At the last two city council meetings, the issue of trees vs. business in downtown Price was a hot topic of discussion.
In December, Robert Finn appeared before Price city officials with a request to trim or cut down a tree that blocks his business sign. Apparently, Finn purchased the former Century Cafe and Cork's Club and is currently remodeling the business.
Finn plans on opening the business as a restaurant and sports bar. However, he explained to the council that a tree is growing too close to the sign and marquee at the site. Finn agreed to cover the expense of removing the tree. He also agreed to pay the Price Shade Tree Commission enough money to plant six additional trees in other spots in the city.
On Jan. 8, city officials were faced with an unrelated request to remove a tree at 100 East Main Street in front of the former Chelsy's Manor, purchased by Dan and Christy Decker. The couple's bike shop will move around the corner.
The tree in question is healthy, with a trunk that is more than nine inches in diameter and about 15 years old. It is located on the east side of the main entrance.
Decker told the council that the tree would block the sign he plans to erect above a canopy that runs the entire length of the business. Not only will the tree block a portion of the business, but it will make it difficult to erect the sign, contended Decker.
Mayor Joe Piccolo assured the Deckers that it is the desire of the council to keep downtown Price a viable part of the community.
"We want to do everything we can to support the downtown businesses in their efforts to grow," commented the mayor.
Councilwoman Liz Kourianos presented the shade tree panel's opinion on how the matter should be handled. During the last 15 years, Kourianos and prior council members have strived to create an attractive downtown.
"We feel that, in order for our downtown to be successful, we need to plan, design and install streetscape improvements, which include trees. Downtown has a distinctive character and its our intent to enhance the district through a comprehensive business plan which includes landscape architecture," noted Kourianos.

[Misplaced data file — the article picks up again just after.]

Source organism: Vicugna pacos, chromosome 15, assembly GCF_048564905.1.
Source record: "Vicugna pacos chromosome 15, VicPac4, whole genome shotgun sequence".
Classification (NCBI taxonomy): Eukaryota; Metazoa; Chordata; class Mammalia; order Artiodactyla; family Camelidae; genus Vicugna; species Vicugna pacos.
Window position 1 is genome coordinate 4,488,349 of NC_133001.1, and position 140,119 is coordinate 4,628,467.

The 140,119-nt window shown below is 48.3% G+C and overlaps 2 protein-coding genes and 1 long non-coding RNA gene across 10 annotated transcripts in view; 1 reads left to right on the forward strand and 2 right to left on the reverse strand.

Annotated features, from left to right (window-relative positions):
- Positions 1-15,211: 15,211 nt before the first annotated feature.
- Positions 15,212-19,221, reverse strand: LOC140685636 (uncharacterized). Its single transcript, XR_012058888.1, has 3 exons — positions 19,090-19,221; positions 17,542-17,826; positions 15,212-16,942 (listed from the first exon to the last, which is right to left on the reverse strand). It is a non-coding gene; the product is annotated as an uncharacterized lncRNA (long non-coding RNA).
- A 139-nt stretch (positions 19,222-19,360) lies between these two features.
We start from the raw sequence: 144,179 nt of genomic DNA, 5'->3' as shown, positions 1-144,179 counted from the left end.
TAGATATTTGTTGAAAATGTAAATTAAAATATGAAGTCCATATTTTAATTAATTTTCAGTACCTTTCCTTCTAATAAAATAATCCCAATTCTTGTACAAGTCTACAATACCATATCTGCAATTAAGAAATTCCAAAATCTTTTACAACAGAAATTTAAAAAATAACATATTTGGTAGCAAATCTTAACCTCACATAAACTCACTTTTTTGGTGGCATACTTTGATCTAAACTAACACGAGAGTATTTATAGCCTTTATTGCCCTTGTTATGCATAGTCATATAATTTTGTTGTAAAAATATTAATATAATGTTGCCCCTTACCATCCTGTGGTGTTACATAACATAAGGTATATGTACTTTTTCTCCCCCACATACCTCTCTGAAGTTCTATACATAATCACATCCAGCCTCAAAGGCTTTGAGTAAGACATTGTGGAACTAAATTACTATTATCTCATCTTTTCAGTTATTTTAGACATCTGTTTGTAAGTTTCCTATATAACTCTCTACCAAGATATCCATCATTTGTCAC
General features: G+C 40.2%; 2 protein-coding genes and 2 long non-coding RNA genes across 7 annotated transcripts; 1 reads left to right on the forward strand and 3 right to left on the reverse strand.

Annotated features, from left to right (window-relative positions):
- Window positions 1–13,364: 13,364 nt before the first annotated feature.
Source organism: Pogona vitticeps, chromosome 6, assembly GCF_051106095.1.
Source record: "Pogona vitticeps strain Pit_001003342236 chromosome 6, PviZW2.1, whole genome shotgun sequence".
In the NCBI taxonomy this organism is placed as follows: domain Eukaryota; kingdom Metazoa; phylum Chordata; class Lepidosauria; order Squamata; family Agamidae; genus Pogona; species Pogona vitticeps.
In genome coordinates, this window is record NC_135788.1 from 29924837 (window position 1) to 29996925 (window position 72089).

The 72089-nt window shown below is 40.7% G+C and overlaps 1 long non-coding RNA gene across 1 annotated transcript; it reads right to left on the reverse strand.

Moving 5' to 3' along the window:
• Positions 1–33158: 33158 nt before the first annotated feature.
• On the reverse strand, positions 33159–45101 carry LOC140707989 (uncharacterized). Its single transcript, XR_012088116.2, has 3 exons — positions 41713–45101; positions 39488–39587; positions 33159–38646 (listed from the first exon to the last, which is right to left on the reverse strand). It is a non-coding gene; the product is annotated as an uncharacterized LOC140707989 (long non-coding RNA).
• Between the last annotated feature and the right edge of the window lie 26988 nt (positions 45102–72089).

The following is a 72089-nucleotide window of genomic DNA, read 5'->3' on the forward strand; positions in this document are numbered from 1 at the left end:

In the discussion, the council wrestled to balance an attractive downtown and the need for businesses to succeed, which includes sufficient space to display signs and merchandise.
In a three to two vote, the council decided that the tree will stay, but be trimmed to accommodate at least a portion of the sign. Cemetery manager Lyle Bauer supervised the tree trimming project Thursday morning.
The ordinance for the shade tree commission states that the city reserves the right to plant, prune, maintain and remove trees, plants, shrubs within the boundaries of all streets.
Members gathered Friday at the commission's regular monthly meeting. The discussion centered around the council's decision regarding the tree.
The group discussed the volunteers who were selected to represent the committee. The committee is made up of Lyle Bauer, supervisor responsible for the city cemetery and all public parkways; Sam White, utilities supervisor for Price city, who is part of the panel to assist with tree placement as to potential interference with utilities; Eric Allred, Doc Alcarez and Art Daniels, all community volunteers; along with Kourianos, who is the assigned council member. Members were selected by willingness to serve the city, an expertise or interest in shade tree education and places of residence to represent the community as a whole.
"We are a city service designed to educate the public in the importance of trees and their inherent value to their environment as well as their property," said Kourianos. "We will provide educational materials for the public."
Kourianos reminded people that there is a pick up box of pamphlets in the lobby of city hall that contains several educational brochures.
The commission also makes house calls for recommendations on what type of tree is best for the location. Considerations include size, color, height and placement in relation to utilities and energy savings, correct method of planting, drought resistance, diagnoses of diseased trees and recommendations on trimming.
Tree trimmers licensed for city work are informed of ANSI standards and approved to trim within Price under the guidelines.
"If you question whether the contractor you are having trim is aware of these standards, you may check with the shade tree commission," explained Kourianos.
Price officials prefer that people have the city trim trees in park strips in front of private property. But the city trims on a rotational basis. Residents with safety concerns needing attention should contact the shade tree commission to evaluate and recommend immediate attention. If the situation involves a danger like a hanging limb, residents should report it to the city immediately.